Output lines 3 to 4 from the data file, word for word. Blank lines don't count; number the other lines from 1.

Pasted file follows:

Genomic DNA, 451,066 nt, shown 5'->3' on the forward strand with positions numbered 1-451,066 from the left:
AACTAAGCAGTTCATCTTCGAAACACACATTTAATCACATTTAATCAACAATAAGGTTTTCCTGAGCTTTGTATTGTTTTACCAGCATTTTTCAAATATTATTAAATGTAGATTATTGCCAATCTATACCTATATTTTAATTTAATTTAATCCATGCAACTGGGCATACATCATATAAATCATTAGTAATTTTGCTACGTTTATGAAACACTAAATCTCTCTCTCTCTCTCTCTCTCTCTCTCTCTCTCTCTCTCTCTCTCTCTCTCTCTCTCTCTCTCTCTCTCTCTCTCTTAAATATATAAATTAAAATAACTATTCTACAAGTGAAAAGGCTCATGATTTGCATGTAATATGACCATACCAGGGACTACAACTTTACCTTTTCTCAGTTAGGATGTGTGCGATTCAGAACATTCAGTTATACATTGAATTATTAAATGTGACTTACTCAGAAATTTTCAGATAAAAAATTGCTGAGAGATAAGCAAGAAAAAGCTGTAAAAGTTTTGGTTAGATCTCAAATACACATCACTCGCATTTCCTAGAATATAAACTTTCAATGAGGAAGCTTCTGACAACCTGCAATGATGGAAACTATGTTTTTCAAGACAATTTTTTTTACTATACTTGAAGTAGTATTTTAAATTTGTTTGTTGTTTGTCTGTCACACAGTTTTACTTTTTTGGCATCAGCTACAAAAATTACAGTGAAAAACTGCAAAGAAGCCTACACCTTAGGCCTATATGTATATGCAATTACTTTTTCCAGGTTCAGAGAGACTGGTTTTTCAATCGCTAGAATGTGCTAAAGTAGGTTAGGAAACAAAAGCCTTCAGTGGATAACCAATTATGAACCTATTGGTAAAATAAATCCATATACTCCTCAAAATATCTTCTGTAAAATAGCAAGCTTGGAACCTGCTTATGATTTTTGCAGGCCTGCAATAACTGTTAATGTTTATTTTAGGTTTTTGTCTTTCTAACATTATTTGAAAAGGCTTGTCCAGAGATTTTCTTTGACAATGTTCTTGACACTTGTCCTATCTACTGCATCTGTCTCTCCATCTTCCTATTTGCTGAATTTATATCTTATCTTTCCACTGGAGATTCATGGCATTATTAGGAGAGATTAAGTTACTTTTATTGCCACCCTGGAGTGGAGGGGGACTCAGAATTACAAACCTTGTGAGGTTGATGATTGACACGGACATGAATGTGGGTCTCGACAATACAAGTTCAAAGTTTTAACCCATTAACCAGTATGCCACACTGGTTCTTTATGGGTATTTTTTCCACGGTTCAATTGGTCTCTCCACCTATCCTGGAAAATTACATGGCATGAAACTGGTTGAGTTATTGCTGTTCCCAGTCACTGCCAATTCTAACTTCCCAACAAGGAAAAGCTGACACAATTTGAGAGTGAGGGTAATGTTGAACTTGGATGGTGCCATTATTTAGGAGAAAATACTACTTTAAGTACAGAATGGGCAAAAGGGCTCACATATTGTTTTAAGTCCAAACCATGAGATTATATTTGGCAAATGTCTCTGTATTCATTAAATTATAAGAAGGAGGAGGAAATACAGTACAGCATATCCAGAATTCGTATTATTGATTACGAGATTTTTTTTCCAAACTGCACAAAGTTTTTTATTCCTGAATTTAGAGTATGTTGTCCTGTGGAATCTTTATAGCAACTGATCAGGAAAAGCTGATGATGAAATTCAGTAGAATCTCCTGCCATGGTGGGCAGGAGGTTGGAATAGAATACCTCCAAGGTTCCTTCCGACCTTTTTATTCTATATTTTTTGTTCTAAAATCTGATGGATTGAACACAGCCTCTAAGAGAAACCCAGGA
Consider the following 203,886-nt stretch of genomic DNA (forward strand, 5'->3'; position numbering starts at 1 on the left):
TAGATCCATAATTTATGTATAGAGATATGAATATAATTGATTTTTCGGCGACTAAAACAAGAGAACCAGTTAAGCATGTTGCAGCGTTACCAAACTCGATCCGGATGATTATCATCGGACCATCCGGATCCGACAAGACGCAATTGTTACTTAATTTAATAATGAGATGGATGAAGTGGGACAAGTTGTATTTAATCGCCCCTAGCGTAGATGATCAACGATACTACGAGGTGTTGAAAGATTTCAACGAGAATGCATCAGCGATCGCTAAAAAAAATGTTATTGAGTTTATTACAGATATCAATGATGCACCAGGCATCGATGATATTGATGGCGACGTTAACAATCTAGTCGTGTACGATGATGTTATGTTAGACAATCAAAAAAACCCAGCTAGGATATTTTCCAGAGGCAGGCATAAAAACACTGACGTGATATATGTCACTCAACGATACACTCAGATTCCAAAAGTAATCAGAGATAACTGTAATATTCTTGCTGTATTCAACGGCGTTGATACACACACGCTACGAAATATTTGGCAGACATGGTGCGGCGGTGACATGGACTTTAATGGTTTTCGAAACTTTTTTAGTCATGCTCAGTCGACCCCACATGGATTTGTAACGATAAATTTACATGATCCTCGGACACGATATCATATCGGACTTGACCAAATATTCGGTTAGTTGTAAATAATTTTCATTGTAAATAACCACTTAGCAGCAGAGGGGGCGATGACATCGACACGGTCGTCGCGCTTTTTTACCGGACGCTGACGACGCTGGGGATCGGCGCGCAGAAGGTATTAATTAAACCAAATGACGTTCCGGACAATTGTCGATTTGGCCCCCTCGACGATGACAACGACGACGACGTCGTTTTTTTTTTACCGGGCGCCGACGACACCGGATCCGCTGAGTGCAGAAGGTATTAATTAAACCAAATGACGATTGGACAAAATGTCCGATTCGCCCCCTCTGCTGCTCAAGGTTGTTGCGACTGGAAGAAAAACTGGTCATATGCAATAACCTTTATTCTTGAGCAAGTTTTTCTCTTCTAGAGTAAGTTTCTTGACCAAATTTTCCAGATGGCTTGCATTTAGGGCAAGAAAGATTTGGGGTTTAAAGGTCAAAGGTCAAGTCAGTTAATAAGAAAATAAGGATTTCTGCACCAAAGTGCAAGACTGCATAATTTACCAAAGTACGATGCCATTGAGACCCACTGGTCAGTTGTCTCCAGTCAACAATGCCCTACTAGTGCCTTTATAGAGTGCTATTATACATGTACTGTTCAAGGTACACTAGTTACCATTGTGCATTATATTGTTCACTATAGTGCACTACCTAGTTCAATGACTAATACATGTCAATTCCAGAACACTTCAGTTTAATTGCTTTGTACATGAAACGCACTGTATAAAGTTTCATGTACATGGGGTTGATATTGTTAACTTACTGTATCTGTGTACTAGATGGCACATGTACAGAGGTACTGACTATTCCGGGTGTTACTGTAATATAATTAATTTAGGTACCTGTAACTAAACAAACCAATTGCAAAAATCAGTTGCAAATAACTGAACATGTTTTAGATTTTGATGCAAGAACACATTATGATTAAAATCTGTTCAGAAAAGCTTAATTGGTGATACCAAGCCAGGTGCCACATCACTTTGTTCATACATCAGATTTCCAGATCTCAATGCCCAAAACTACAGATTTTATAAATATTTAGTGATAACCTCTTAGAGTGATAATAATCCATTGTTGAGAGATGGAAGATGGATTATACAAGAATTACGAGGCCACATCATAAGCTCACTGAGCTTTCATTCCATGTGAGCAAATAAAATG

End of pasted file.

Consider the following 203,886-nt stretch of genomic DNA (forward strand, 5'->3'; position numbering starts at 1 on the left):
TAGATCCATAATTTATGTATAGAGATATGAATATAATTGATTTTTCGGCGACTAAAACAAGAGAACCAGTTAAGCATGTTGCAGCGTTACCAAACTCGATCCGGATGATTATCATCGGACCATCCGGATCCGACAAGACGCAATTGTTACTTAATTTAATAATGAGATGGATGAAGTGGGACAAGTTGTATTTAATCGCCCCTAGCGTAGATGATCAACGATACTACGAGGTGTTGAAAGATTTCAACGAGAATGCATCAGCGATCGCTAAAAAAAATGTTATTGAGTTTATTACAGATATCAATGATGCACCAGGCATCGATGATATTGATGGCGACGTTAACAATCTAGTCGTGTACGATGATGTTATGTTAGACAATCAAAAAAACCCAGCTAGGATATTTTCCAGAGGCAGGCATAAAAACACTGACGTGATATATGTCACTCAACGATACACTCAGATTCCAAAAGTAATCAGAGATAACTGTAATATTCTTGCTGTATTCAACGGCGTTGATACACACACGCTACGAAATATTTGGCAGACATGGTGCGGCGGTGACATGGACTTTAATGGTTTTCGAAACTTTTTTAGTCATGCTCAGTCGACCCCACATGGATTTGTAACGATAAATTTACATGATCCTCGGACACGATATCATATCGGACTTGACCAAATATTCGGTTAGTTGTAAATAATTTTCATTGTAAATAACCACTTAGCAGCAGAGGGGGCGATGACATCGACACGGTCGTCGCGCTTTTTTACCGGACGCTGACGACGCTGGGGATCGGCGCGCAGAAGGTATTAATTAAACCAAATGACGTTCCGGACAATTGTCGATTTGGCCCCCTCGACGATGACAACGACGACGACGTCGTTTTTTTTTTACCGGGCGCCGACGACACCGGATCCGCTGAGTGCAGAAGGTATTAATTAAACCAAATGACGATTGGACAAAATGTCCGATTCGCCCCCTCTGCTGCTCAAGGTTGTTGCGACTGGAAGAAAAACTGGTCATATGCAATAACCTTTATTCTTGAGCAAGTTTTTCTCTTCTAGAGTAAGTTTCTTGACCAAATTTTCCAGATGGCTTGCATTTAGGGCAAGAAAGATTTGGGGTTTAAAGGTCAAAGGTCAAGTCAGTTAATAAGAAAATAAGGATTTCTGCACCAAAGTGCAAGACTGCATAATTTACCAAAGTACGATGCCATTGAGACCCACTGGTCAGTTGTCTCCAGTCAACAATGCCCTACTAGTGCCTTTATAGAGTGCTATTATACATGTACTGTTCAAGGTACACTAGTTACCATTGTGCATTATATTGTTCACTATAGTGCACTACCTAGTTCAATGACTAATACATGTCAATTCCAGAACACTTCAGTTTAATTGCTTTGTACATGAAACGCACTGTATAAAGTTTCATGTACATGGGGTTGATATTGTTAACTTACTGTATCTGTGTACTAGATGGCACATGTACAGAGGTACTGACTATTCCGGGTGTTACTGTAATATAATTAATTTAGGTACCTGTAACTAAACAAACCAATTGCAAAAATCAGTTGCAAATAACTGAACATGTTTTAGATTTTGATGCAAGAACACATTATGATTAAAATCTGTTCAGAAAAGCTTAATTGGTGATACCAAGCCAGGTGCCACATCACTTTGTTCATACATCAGATTTCCAGATCTCAATGCCCAAAACTACAGATTTTATAAATATTTAGTGATAACCTCTTAGAGTGATAATAATCCATTGTTGAGAGATGGAAGATGGATTATACAAGAATTACGAGGCCACATCATAAGCTCACTGAGCTTTCATTCCATGTGAGCAAATAAAATG